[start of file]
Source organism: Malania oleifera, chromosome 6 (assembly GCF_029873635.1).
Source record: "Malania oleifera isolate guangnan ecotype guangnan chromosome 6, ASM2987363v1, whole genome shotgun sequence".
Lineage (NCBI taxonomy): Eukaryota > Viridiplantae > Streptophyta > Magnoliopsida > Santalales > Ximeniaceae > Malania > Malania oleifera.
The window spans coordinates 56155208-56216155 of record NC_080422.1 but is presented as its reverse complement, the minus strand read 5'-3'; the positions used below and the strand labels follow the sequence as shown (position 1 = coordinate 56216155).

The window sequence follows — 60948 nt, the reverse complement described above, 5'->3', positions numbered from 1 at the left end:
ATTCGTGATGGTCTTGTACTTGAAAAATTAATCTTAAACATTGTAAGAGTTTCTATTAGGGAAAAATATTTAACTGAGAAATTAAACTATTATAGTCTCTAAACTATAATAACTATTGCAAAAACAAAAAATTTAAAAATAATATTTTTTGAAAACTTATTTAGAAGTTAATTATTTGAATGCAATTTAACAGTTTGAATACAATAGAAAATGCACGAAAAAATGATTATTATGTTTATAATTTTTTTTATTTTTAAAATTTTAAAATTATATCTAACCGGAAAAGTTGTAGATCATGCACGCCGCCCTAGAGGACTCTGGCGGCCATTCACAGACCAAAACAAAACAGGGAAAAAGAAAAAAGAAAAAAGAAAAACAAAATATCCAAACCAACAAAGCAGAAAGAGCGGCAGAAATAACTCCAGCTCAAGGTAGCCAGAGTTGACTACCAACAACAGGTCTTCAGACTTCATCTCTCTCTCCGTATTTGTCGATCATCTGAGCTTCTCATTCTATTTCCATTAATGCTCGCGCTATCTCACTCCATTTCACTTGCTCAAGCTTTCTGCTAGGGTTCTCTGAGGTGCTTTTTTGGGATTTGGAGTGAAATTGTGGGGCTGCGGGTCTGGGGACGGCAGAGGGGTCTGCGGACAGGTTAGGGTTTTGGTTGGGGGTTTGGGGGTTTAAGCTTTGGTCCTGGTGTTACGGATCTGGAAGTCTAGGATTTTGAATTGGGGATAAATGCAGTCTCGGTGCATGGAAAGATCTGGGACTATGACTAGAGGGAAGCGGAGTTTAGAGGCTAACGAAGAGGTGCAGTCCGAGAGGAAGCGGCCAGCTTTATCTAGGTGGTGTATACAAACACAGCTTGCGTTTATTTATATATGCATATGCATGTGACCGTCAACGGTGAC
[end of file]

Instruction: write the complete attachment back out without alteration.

Source organism: Malania oleifera, chromosome 6 (assembly GCF_029873635.1).
Source record: "Malania oleifera isolate guangnan ecotype guangnan chromosome 6, ASM2987363v1, whole genome shotgun sequence".
Lineage (NCBI taxonomy): Eukaryota > Viridiplantae > Streptophyta > Magnoliopsida > Santalales > Ximeniaceae > Malania > Malania oleifera.
The window spans coordinates 56155208-56216155 of record NC_080422.1 but is presented as its reverse complement, the minus strand read 5'-3'; the positions used below and the strand labels follow the sequence as shown (position 1 = coordinate 56216155).

The window sequence follows — 60948 nt, the reverse complement described above, 5'->3', positions numbered from 1 at the left end:
ATTCGTGATGGTCTTGTACTTGAAAAATTAATCTTAAACATTGTAAGAGTTTCTATTAGGGAAAAATATTTAACTGAGAAATTAAACTATTATAGTCTCTAAACTATAATAACTATTGCAAAAACAAAAAATTTAAAAATAATATTTTTTGAAAACTTATTTAGAAGTTAATTATTTGAATGCAATTTAACAGTTTGAATACAATAGAAAATGCACGAAAAAATGATTATTATGTTTATAATTTTTTTTATTTTTAAAATTTTAAAATTATATCTAACCGGAAAAGTTGTAGATCATGCACGCCGCCCTAGAGGACTCTGGCGGCCATTCACAGACCAAAACAAAACAGGGAAAAAGAAAAAAGAAAAAAGAAAAACAAAATATCCAAACCAACAAAGCAGAAAGAGCGGCAGAAATAACTCCAGCTCAAGGTAGCCAGAGTTGACTACCAACAACAGGTCTTCAGACTTCATCTCTCTCTCCGTATTTGTCGATCATCTGAGCTTCTCATTCTATTTCCATTAATGCTCGCGCTATCTCACTCCATTTCACTTGCTCAAGCTTTCTGCTAGGGTTCTCTGAGGTGCTTTTTTGGGATTTGGAGTGAAATTGTGGGGCTGCGGGTCTGGGGACGGCAGAGGGGTCTGCGGACAGGTTAGGGTTTTGGTTGGGGGTTTGGGGGTTTAAGCTTTGGTCCTGGTGTTACGGATCTGGAAGTCTAGGATTTTGAATTGGGGATAAATGCAGTCTCGGTGCATGGAAAGATCTGGGACTATGACTAGAGGGAAGCGGAGTTTAGAGGCTAACGAAGAGGTGCAGTCCGAGAGGAAGCGGCCAGCTTTATCTAGGTGGTGTATACAAACACAGCTTGCGTTTATTTATATATGCATATGCATGTGACCGTCAACGGTGAC